Baby Skin Care - Take Care Of Your Baby's Skin For A Healthier Baby

Babies have very sensitive skin which needs special care. Things that wouldn't irritate adult skin at all can bring a baby out in an itchy rash surprisingly quickly. Babies' skin can be affected not only by external environmental factors - such as heat, humidity and exposure to the sun, but also by the baby food you feed him, or any allergies he may have.

Common Baby Skin Care Issues

Common baby skin conditions include rash - especially diaper rash. Having diaper rash is actually fairly normal, if not very comfortable for a baby. You may not be able to prevent your baby boy or baby girl suffering from diaper rash altogether, but you can take steps to minimize the problem:

1. Change your baby's diapers often - the younger your baby the more frequently you should change his diapers. Make sure that you change "number 2" diapers as soon as possible.

2. Try changing your brand of diaper if the one you're using is causing diaper rash. Another brand may fit better or rub less against your baby's skin.

3. Use unscented baby wipes or just ordinary water for thorough baby washing while changing diapers. Make sure your baby is dried off well before you put the new diaper on him.

4. After, you've cleaned him up, allow your baby to lay on his changing pad (preferably waterproof!) with no diaper for a while - this gives his skin a chance to breathe a little before you put the new diaper on.

Diaper Rash Creams

Try using a diaper rash cream - Your baby's skin care needs may be such that you'll have to use diaper rash cream every time you change him, or you may find that his skin requires cream only every now and then. There are two main types of diaper rash cream: petroleum-based diaper cream and white zinc oxide diaper cream.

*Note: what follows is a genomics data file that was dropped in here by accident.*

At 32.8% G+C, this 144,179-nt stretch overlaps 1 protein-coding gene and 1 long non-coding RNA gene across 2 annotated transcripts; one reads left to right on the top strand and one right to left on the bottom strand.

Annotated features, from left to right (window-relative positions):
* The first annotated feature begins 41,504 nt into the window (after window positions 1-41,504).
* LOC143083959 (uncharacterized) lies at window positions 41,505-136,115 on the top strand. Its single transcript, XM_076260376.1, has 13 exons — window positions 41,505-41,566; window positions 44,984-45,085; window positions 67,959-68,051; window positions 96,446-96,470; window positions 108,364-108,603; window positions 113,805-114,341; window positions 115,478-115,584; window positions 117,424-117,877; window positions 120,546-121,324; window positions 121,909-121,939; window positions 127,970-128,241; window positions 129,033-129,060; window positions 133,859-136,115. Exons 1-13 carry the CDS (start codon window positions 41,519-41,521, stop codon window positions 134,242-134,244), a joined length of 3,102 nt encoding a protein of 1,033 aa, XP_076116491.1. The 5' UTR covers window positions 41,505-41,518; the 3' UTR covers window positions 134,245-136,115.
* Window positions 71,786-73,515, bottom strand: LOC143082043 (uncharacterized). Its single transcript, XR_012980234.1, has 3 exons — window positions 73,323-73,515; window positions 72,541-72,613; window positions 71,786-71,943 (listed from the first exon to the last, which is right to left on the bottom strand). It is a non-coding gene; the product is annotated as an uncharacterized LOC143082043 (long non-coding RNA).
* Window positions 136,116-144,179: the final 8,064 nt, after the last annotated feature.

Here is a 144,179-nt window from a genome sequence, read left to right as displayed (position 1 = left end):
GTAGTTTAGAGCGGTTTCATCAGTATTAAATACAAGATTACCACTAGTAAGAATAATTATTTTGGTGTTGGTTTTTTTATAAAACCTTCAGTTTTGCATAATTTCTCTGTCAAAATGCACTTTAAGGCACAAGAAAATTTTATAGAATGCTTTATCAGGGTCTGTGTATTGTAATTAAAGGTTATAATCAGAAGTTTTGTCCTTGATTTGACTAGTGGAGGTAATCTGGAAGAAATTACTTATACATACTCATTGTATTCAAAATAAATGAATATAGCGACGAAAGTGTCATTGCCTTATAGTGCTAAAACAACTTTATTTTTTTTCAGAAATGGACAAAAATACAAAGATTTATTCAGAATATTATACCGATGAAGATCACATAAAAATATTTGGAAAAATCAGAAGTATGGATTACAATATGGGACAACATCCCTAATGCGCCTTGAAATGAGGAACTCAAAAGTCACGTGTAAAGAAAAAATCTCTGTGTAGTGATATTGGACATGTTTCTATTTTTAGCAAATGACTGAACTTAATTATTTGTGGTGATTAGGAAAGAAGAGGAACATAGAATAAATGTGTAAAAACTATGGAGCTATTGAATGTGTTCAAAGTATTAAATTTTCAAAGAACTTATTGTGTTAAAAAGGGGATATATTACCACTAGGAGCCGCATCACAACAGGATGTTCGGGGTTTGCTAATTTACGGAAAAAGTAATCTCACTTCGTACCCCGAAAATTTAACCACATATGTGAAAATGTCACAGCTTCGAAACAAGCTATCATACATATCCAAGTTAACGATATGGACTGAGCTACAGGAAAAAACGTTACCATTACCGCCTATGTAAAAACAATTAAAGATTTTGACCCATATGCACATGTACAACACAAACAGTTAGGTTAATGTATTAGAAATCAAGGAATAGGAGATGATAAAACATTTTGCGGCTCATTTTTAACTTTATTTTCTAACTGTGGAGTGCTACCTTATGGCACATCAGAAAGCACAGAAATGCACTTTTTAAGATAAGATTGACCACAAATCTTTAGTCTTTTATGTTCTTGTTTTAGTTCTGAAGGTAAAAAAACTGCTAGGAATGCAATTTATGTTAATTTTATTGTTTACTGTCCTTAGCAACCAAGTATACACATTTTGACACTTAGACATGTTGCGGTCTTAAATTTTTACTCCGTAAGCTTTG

Petroleum ointment is better for regular, everyday use, because it has a less sticky, thinner consistency than white zinc oxide cream. White zinc oxide cream is best for babies who are particularly prone to diaper rash.

Many diaper rash creams can be bought online or over-the-counter at your local pharmacy without a prescription from your doctor. However, it may be a good idea to talk to your doctor about your baby's diaper rash if it's persistent, or if you think it may be another type of baby skin care problem that might require treatment.

Diagnosing Baby Skin Care Problems

If your baby's skin is showing signs of itchiness and irritation there are a number of baby skin conditions which could be the culprit. If your baby's face has pimples, he may be suffering from baby acne. If he has red, flakey skin elsewhere on his body, he may have baby eczema. If he has a particularly nasty diaper rash that doesn't soothe after you apply ointment, then he may be afflicted by a yeast infection diaper rash. Although there's plenty of baby care information online about the symptoms of these conditions and their treatment, as a non-professional, you may not be able to spot the subtle differences between them. That's why it's best to consult your pediatrician or a baby dermatologist.

Baby Sun Protection

The best way to protect your baby's skin from the harmful effects of the sun is to prevent his skin from coming into direct contact with the sun's rays. By all means, take your baby out during summer time, but keep the canopy on your stroller up. Put a hat on him and dress him in lightweight summer clothes with long sleeves and legs. If you stop for a picnic in the park, to find a shady spot under a tree where your baby can sit on a rug and enjoy being outside, but still be out of the sun.

Baby Sunscreen

If your baby must be directly in the sun, and sometimes this isn't avoidable (during a trip to an outdoor swimming pool, for example) try to keep the time his skin is exposed to sunlight as short as possible, and use baby sunscreen.

Baby sunscreen is generally recommended for infants over 6 months, but it can be used on younger babies if absolutely necessary. There are special brands of baby sunscreen available to order online or to buy in pharmacies, as well as hypoallergenic brands for babies with particularly sensitive skin. See your doctor if your baby develops a rash after using baby sunscreen.

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